SEOUL/HONG KONG – In The Legend of Mir, warriors and sorcerers battle creatures from an ancient universe. Now, WeMade Co.’s longtime video game hit is at the center of a string of legal battles that could serve as a rallying cry for foreign companies harboring grievances against Chinese rivals.
Over the last three years, the South Korean studio’s chief executive officer, Henry Chang, has filed about 65 lawsuits in China, Singapore and South Korea against Chinese gaming studios, attempting to block what he alleges are unlicensed versions of his two-decade-old title.
That makes the 44-year-old one of the few foreign executives audacious enough to challenge a batch of Chinese firms in the world’s largest video game market.
He’s already racked up a few victories: In December, a Beijing court ordered Guangzhou-based 37 Interactive Entertainment Technology Co. to stop selling a game allegedly based on Mir. In May, a Singapore-based arbitration court required a unit of China’s Kingnet Network Co. to pay WeMade 468 million yuan ($68 million) in royalties.
Chang’s crusade provides a window into new challenges facing a $38 billion video game industry dominated by local behemoths Tencent Holdings Ltd. and NetEase Inc. Chinese courts are taking a tougher stance on copyright laws. And while multinationals have long avoided filing suits against rivals in China, Chang feels it’s now worth the effort partly because U.S. President Donald Trump’s trade war has raised awareness about intellectual property.
“Some people say Trump is bringing the world to its end, but I think he’s playing a positive role when it comes to China, ” said Chang, a gray-haired executive who prefers jeans to suits. “He’s speeding up China’s change through pressure.”
Chang could also use the money: WeMade now relies on royalties from licensed games like Mir for half its revenue.
On its WeChat account on May 10, before the arbitration court’s ruling, Kingnet said that although it was open to negotiations, the damages WeMade was seeking were too high. It urged the South Korean firm to stop “ill-intentioned” lawsuits and “unreasonable” demands. Tencent didn’t comment, while Kingnet and 37 Interactive didn’t respond to questions.
“We fully respect the intellectual property rights of others and of our own, and we are a constant advocate for the protection of copyright,” NetEase said in an emailed statement. “NetEase has always had a ‘zero tolerance’ policy toward copycatting/plagiarism.”
Even before the trade war, Chinese courts had begun enhancing protections for intellectual property, as more domestic corporations climbed the value chain and produced cutting-edge innovations. But Chang feels that’s accelerated as Trump called attention to the issue.
He hopes winning more suits will boost profitability. Still, the effects of court battles like his could be felt beyond video games.
“It would embolden more foreign companies, especially ones in the U.S. and Japan, to go ahead with suing Chinese firms on Chinese soil,” said Wi Jong-hyun, a professor of business management at Seoul’s Chung-Ang University. “These lawsuits would add headaches for Chinese companies who would no longer enjoy the kind of protection they would in the past.”
Foreign firms are restricted from selling games without a local partner in China, which research firm Newzoo estimates is home to more than 600 million gamers. But growth slowed for the industry after Beijing froze licenses for new games for nine months last year and attempted to reduce screen time for teenagers.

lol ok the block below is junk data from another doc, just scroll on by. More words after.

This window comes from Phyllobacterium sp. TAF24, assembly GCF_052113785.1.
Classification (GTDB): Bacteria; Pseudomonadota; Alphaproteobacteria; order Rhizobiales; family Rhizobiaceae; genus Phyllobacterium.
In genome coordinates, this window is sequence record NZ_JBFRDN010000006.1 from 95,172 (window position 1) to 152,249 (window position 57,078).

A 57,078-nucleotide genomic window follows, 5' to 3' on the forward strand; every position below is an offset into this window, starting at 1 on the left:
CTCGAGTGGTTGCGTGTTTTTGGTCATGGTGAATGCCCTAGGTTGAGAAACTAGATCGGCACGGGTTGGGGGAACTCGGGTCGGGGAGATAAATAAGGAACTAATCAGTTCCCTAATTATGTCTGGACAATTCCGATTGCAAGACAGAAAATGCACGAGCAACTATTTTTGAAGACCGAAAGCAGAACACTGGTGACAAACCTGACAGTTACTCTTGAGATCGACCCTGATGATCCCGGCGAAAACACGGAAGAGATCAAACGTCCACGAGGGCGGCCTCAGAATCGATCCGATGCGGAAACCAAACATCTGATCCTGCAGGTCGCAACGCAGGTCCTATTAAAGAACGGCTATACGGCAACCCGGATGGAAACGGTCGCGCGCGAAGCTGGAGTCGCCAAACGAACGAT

Other international companies, including U.S.-based Activision Blizzard Inc. and Seoul-based PUBG Corp., have previously sued Chinese firms for allegedly ripping off content. And the gaming industry in other parts of the world, including South Korea, has in the past been blamed for allowing other varieties of copycats.
But Byun Ung-jae, a lawyer with Seoul-based Yulchon LLC, said China’s courts have become quicker to prohibit possible knockoffs from selling.
“WeMade stands out because they’ve been brave and dogged enough to take the fight to the court for quite some time,” said Byun, who doesn’t have business ties with the company. “China’s gaming industry has also grown huge now, so the country also feels it’s time to provide protection for its own sake.”
WeMade struck gold about 20 years ago when it released Mir through Shanda Games in China, getting as many as 200 million people to sign up at one point.
But in the summer of 2015, as Chang traveled to China, he was shocked to learn that games almost identical to Mir were in service there.
Yet his company had spotted red flags years before. In 2003, WeMade sued Shanda for allegedly copying Mir in its own game without licensing. The dispute was settled several years later, after Shanda bought a majority stake in a Korean company that is a Mir co-licensor.
Shanda, which still runs the original Mir game in China and didn’t respond to a request for comment, is in a separate lawsuit with WeMade about renewing their licensing agreement.
Winning isn’t easy. In April, a Hangzhou court issued an injunction, temporarily stopping another Kingnet unit from publishing one version of a game WeMade said was based on Mir. Kingnet produced a new version, sparking another round of legal battles over what WeMade says is really the same game.
It’s easy to see why Chang likes Trump’s toughness on China, but he also worries about a trade war escalation.
“It has been positive so far, with China showing off its judicial system,” Chang said. “But if this really turns into a war, it may no longer feel like doing so.”
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